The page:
Walk of the Week: Island Hill and North Strangford Nature Reserve
Published 10/04/2013 | 09:34
Island Hill offers access to Strangford Lough and provides amazing views of the Lough and the flora and fauna of the area. The area welcomes the Arctic migrants.
Accessible at low-tide, this walk around Rough Island provides magnificent views of Strangford Lough and is an excellent viewpoint for birdwatching.
Turn off the A21 Comber to Newtownards Road towards the shore of the Lough. Follow National Trust signposts to Island Hill Nature Reserve, and continue along the Ringcreevy Road for approximately 1 mile.
Follow the path from the car park, along the concrete causeway (only accessible at low tide) and around Rough Island, before returning over the causeway.
Explore the island itself. Island Hill is situated at the upper end of Strangford Lough and has excellent views across the Lough and towards Scrabo Tower.
Around 20,000 pale bellied Brent geese (three-quarters of the north European population) make the 3,000km journey from Arctic Canada from October onwards to feast on the Lough’s eelgrass and at this time they can be seen in and around Island Hill.
Eelgrass is also the staple food of wigeon and provides a nursery area for young flatfish. The birds will also eat a soft, green algae called Enteromorphia and farmland grass as food runs low from January onwards. There is a totem pole in the car park which depicts the journey of the Brent Goose to the lough.
Rough Island can be accessed via the Causeway. It was inhabited within the past 100 years — the remains of a cottage and orchard can be seen.
Farming ceased here in the 1950s and the vegetation has reverted to bramble and hawthorn. Archaeological evidence suggests habitation of the island as long ago as 4,000 years BC. Prehistoric pottery remains, including Neolithic bowls and a quantity of flints and axe heads, have been found.
Nearby Comber is a pretty town, just several minutes away and focused around a central square. There are many places to eat and interesting shops to explore. Other visitor attractions in the area include Castle Espie Wildfowl and Wetland Centre which explains more about the bird life in and around the Lough and has a wide programme of events and activities for the family to enjoy (wwt.org.uk/visit/castle-espie/).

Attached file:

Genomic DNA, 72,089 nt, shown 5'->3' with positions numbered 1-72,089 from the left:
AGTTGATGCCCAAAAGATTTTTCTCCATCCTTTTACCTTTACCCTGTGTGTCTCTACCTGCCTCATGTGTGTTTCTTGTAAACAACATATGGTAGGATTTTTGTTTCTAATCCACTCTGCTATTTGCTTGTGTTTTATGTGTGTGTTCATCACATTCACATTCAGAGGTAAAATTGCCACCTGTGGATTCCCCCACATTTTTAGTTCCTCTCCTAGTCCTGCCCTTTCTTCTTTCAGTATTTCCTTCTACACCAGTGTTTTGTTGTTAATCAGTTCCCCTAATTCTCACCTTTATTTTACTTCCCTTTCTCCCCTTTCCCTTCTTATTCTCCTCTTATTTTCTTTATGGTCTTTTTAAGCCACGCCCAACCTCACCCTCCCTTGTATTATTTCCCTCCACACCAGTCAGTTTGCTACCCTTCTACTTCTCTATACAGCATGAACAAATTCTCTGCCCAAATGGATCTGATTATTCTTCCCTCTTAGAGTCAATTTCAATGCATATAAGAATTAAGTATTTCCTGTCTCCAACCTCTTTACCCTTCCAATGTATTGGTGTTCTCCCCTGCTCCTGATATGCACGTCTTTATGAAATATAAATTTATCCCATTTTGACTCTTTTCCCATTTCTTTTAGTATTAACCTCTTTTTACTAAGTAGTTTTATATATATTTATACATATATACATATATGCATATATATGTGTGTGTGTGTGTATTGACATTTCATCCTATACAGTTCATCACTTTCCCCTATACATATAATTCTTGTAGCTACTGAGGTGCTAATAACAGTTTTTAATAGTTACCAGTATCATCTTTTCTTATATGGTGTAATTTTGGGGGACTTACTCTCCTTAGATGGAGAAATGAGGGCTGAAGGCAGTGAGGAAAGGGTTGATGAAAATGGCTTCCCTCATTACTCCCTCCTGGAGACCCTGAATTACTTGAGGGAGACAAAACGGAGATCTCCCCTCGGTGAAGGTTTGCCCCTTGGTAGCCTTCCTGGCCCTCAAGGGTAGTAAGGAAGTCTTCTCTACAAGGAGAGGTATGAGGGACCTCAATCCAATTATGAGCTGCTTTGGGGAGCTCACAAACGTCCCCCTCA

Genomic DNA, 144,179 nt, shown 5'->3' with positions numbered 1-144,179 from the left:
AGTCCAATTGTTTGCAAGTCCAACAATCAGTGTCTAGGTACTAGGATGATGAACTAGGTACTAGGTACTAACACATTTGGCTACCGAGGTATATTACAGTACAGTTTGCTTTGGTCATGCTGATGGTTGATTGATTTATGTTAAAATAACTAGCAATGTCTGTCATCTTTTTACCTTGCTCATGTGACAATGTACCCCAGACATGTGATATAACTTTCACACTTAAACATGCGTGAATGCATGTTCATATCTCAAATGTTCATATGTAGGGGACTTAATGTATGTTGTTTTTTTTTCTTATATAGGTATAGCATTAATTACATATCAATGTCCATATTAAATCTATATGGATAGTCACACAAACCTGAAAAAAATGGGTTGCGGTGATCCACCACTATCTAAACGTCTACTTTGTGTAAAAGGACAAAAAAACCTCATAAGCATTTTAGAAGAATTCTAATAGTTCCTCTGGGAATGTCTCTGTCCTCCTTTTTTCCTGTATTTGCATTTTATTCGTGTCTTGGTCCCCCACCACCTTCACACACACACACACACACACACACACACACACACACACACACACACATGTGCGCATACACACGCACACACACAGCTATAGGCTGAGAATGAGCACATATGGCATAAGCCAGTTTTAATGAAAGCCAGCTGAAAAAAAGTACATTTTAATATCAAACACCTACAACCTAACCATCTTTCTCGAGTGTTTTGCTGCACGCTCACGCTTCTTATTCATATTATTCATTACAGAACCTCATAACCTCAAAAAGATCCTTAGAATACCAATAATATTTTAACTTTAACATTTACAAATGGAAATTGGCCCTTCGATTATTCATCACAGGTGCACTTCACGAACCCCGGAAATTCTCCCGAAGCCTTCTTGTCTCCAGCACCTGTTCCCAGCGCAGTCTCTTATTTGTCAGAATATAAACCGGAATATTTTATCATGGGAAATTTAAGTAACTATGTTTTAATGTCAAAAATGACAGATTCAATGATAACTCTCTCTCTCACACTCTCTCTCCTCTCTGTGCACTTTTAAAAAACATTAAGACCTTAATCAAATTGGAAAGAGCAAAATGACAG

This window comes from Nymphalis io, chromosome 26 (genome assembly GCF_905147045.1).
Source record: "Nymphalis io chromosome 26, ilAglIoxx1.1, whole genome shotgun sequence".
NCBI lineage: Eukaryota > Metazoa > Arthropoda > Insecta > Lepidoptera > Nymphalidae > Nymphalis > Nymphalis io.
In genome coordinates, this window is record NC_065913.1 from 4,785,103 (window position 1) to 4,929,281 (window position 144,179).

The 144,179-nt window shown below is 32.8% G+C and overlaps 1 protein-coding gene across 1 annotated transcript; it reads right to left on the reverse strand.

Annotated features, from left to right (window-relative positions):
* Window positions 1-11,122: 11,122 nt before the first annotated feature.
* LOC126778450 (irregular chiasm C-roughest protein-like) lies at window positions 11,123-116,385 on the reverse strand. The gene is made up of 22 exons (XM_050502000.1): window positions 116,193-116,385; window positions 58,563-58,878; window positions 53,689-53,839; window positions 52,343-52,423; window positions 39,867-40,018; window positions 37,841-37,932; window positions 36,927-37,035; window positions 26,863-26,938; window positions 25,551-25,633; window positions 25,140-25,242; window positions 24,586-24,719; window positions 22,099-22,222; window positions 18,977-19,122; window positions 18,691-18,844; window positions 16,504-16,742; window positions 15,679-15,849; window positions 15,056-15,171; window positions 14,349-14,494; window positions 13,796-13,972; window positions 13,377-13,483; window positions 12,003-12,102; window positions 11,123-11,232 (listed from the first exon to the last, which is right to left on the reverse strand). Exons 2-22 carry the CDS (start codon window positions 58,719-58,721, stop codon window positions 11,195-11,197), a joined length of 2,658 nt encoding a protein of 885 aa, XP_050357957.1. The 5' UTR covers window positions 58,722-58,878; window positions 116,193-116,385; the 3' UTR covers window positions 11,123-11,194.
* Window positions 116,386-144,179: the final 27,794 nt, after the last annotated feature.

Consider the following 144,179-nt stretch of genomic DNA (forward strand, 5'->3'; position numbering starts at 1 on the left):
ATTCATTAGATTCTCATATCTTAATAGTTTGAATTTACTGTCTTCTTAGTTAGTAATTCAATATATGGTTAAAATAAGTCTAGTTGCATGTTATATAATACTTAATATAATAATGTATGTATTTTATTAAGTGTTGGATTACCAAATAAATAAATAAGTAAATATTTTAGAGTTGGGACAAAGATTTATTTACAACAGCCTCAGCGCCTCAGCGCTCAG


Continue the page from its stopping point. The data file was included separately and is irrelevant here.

If you are interested in craft, pay a visit to Discovery Glass on Killinchy Street (Tel: 028 9187 0181) or The Doghouse Gallery on Mill Street (Tel: 028 9187 1261.) It is advisable to make contact in advance to confirm opening times before your visit.
There is a Titanic connection to Comber, with the town being the birthplace of Thomas Andrews, chief designer of the ship. To find out more about his life, the Andrews family and Comber, you can download the audio tour at visitstrangfordlough.co.uk/Utility-menu/Titanic-Trail and get out and about in the town. There are puzzles and games accompanying the tour which makes it fun for all the family.
For those interested in general historical information about the area, also have a look at the historical walking guide of Comber which is also available to download via visitstrangfordlough.co.uk/Utility-menu/Publications.
For further information on walking or any other outdoor activity, please contact Outdoor Recreation NI (formerly CAAN) at, tel: 028 9030 3930 or walkni.com.
Outdoor Recreation NI (formerly CAAN) in association with Belfast Telegraph have provided this information. Every care has been taken to ensure accuracy of the information. Outdoor Recreation NI and Belfast Telegraph, however, cannot accept responsibility for errors or omissions but where such are brought to our attention, the information for future publications will be amended accordingly.
Walk Name: Island Hill and North Strangford Nature Reserve.
Nearest big town to start point: Newtownards.
Distance: 1.5 miles.
Time: Please leave approximately one hour to complete this walk and enjoy the scenery.
Terrain: Flat stone and grassy paths.
Access Restrictions: Dogs are allowed but should be kept on leads at all times.
Facilities: Ample car parking, toilets and picnic tables available onsite. There are a number of cafes, shops and restaurants available in Comber.
Publications: Out and about around Strangford Lough and Lecale Coast by Strangford Lough and Lecale Partnership (find at strangfordlough.org). Available from Ards and Portaferry Tourist Information Centres. For general information on what to see and do in the area visit visitstrangfordlough.co.uk
Walk Developed By: Ards Borough Council.
Map: Sheet 21 of Ordnance Survey of Northern Ireland Discoverer Series, available from Land & Property Services Map Shop (lpsni.gov.uk).